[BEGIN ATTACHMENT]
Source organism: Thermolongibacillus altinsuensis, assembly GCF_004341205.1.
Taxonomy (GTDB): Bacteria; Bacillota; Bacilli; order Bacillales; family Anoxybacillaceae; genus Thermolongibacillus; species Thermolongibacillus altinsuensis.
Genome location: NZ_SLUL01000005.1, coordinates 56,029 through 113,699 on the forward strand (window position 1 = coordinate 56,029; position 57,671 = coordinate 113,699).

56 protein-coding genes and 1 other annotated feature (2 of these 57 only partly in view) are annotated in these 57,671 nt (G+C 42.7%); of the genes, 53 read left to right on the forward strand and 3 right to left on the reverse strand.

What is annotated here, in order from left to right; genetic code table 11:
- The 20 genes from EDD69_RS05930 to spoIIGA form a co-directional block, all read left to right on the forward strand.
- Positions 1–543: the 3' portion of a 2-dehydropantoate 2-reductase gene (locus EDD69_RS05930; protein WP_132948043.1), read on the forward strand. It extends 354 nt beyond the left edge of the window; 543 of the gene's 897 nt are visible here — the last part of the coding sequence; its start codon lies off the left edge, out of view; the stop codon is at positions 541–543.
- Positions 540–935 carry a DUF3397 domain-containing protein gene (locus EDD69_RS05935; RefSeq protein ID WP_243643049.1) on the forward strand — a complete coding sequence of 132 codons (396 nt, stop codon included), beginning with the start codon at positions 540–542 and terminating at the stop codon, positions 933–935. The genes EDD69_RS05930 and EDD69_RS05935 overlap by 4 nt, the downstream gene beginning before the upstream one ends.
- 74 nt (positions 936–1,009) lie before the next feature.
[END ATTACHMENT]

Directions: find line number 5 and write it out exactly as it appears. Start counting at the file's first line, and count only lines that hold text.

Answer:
What is annotated here, in order from left to right; genetic code table 11: